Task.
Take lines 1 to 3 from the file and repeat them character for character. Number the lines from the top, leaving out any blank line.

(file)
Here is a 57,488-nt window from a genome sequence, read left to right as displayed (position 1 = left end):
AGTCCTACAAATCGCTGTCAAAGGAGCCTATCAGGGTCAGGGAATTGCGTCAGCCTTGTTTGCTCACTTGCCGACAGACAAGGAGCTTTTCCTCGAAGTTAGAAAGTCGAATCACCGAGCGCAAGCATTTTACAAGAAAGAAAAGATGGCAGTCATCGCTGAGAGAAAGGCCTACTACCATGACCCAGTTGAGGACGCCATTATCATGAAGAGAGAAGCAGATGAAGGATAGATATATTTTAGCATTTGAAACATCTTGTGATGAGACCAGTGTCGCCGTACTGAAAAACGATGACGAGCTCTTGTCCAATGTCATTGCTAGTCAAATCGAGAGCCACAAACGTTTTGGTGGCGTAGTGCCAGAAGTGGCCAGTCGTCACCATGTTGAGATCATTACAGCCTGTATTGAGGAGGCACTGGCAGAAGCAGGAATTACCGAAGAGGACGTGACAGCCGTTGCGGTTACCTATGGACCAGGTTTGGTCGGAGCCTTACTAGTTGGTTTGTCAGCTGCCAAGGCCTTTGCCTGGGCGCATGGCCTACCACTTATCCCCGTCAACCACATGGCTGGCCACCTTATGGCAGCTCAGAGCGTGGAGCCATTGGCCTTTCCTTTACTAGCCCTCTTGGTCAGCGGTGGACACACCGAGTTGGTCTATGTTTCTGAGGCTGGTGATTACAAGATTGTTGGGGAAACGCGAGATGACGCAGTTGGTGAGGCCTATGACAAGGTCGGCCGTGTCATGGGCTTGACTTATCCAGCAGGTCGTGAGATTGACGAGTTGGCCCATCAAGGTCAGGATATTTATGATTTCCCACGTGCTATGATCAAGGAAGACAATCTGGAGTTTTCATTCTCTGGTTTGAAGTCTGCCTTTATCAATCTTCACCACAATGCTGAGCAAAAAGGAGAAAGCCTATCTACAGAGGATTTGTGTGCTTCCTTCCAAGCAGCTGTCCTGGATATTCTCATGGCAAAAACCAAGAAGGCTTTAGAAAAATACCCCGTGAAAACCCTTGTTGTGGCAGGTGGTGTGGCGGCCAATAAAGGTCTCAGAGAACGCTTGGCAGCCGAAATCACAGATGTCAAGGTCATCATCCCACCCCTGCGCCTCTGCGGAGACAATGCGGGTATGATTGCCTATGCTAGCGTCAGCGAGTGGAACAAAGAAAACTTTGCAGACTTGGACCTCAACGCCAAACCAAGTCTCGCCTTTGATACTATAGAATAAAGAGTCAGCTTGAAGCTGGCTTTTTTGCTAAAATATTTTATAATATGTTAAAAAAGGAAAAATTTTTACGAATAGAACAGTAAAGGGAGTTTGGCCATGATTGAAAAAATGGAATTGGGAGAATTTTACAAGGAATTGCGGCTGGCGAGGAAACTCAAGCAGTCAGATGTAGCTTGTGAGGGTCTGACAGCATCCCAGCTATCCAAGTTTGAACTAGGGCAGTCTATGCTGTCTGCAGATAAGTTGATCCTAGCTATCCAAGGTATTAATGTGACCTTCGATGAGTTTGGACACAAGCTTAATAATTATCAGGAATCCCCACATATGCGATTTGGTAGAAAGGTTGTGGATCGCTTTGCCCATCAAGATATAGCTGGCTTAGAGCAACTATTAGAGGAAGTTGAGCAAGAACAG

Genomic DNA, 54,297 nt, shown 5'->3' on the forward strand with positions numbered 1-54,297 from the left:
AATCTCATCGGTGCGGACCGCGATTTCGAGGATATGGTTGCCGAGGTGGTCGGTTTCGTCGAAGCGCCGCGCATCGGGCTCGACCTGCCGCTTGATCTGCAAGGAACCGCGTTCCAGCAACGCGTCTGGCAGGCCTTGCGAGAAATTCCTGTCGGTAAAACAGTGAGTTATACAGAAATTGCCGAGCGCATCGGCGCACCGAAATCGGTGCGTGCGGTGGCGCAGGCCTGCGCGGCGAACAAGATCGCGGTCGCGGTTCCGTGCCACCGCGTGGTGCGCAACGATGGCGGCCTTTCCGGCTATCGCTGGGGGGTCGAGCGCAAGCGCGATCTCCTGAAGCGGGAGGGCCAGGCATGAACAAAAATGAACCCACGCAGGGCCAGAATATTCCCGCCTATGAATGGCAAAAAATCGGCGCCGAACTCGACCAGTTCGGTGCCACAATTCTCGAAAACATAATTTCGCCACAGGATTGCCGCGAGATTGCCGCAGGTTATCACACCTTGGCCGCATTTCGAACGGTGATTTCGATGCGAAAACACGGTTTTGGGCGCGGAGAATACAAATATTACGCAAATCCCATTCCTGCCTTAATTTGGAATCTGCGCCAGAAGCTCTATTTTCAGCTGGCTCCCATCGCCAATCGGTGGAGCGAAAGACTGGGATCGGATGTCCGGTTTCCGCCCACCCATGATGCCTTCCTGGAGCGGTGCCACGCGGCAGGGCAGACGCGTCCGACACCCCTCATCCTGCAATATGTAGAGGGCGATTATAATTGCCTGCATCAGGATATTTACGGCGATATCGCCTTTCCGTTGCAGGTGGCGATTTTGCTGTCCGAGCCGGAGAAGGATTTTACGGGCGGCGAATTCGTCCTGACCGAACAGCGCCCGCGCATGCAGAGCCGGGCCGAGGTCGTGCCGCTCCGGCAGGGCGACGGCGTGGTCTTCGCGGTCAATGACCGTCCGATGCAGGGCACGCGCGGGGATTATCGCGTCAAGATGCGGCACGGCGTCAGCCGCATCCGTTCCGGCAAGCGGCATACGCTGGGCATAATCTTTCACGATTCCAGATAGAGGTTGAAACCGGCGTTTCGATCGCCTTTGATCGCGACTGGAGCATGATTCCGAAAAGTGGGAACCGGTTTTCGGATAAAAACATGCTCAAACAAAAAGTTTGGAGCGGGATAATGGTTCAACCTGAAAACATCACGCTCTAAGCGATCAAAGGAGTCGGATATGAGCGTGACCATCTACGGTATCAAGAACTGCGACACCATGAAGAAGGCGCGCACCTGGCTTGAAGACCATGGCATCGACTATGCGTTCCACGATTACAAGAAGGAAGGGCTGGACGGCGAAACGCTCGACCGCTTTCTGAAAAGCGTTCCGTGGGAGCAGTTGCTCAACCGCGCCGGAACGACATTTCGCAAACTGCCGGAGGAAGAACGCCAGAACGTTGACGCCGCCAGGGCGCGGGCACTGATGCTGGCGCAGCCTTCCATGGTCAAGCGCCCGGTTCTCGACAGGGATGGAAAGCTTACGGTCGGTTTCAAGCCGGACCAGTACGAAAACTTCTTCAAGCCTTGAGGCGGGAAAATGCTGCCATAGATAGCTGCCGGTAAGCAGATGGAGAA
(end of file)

Here is a 57,488-nt window from a genome sequence, read left to right as displayed (position 1 = left end):
AGTCCTACAAATCGCTGTCAAAGGAGCCTATCAGGGTCAGGGAATTGCGTCAGCCTTGTTTGCTCACTTGCCGACAGACAAGGAGCTTTTCCTCGAAGTTAGAAAGTCGAATCACCGAGCGCAAGCATTTTACAAGAAAGAAAAGATGGCAGTCATCGCTGAGAGAAAGGCCTACTACCATGACCCAGTTGAGGACGCCATTATCATGAAGAGAGAAGCAGATGAAGGATAGATATATTTTAGCATTTGAAACATCTTGTGATGAGACCAGTGTCGCCGTACTGAAAAACGATGACGAGCTCTTGTCCAATGTCATTGCTAGTCAAATCGAGAGCCACAAACGTTTTGGTGGCGTAGTGCCAGAAGTGGCCAGTCGTCACCATGTTGAGATCATTACAGCCTGTATTGAGGAGGCACTGGCAGAAGCAGGAATTACCGAAGAGGACGTGACAGCCGTTGCGGTTACCTATGGACCAGGTTTGGTCGGAGCCTTACTAGTTGGTTTGTCAGCTGCCAAGGCCTTTGCCTGGGCGCATGGCCTACCACTTATCCCCGTCAACCACATGGCTGGCCACCTTATGGCAGCTCAGAGCGTGGAGCCATTGGCCTTTCCTTTACTAGCCCTCTTGGTCAGCGGTGGACACACCGAGTTGGTCTATGTTTCTGAGGCTGGTGATTACAAGATTGTTGGGGAAACGCGAGATGACGCAGTTGGTGAGGCCTATGACAAGGTCGGCCGTGTCATGGGCTTGACTTATCCAGCAGGTCGTGAGATTGACGAGTTGGCCCATCAAGGTCAGGATATTTATGATTTCCCACGTGCTATGATCAAGGAAGACAATCTGGAGTTTTCATTCTCTGGTTTGAAGTCTGCCTTTATCAATCTTCACCACAATGCTGAGCAAAAAGGAGAAAGCCTATCTACAGAGGATTTGTGTGCTTCCTTCCAAGCAGCTGTCCTGGATATTCTCATGGCAAAAACCAAGAAGGCTTTAGAAAAATACCCCGTGAAAACCCTTGTTGTGGCAGGTGGTGTGGCGGCCAATAAAGGTCTCAGAGAACGCTTGGCAGCCGAAATCACAGATGTCAAGGTCATCATCCCACCCCTGCGCCTCTGCGGAGACAATGCGGGTATGATTGCCTATGCTAGCGTCAGCGAGTGGAACAAAGAAAACTTTGCAGACTTGGACCTCAACGCCAAACCAAGTCTCGCCTTTGATACTATAGAATAAAGAGTCAGCTTGAAGCTGGCTTTTTTGCTAAAATATTTTATAATATGTTAAAAAAGGAAAAATTTTTACGAATAGAACAGTAAAGGGAGTTTGGCCATGATTGAAAAAATGGAATTGGGAGAATTTTACAAGGAATTGCGGCTGGCGAGGAAACTCAAGCAGTCAGATGTAGCTTGTGAGGGTCTGACAGCATCCCAGCTATCCAAGTTTGAACTAGGGCAGTCTATGCTGTCTGCAGATAAGTTGATCCTAGCTATCCAAGGTATTAATGTGACCTTCGATGAGTTTGGACACAAGCTTAATAATTATCAGGAATCCCCACATATGCGATTTGGTAGAAAGGTTGTGGATCGCTTTGCCCATCAAGATATAGCTGGCTTAGAGCAACTATTAGAGGAAGTTGAGCAAGAACAG

Genomic DNA, 54,297 nt, shown 5'->3' on the forward strand with positions numbered 1-54,297 from the left: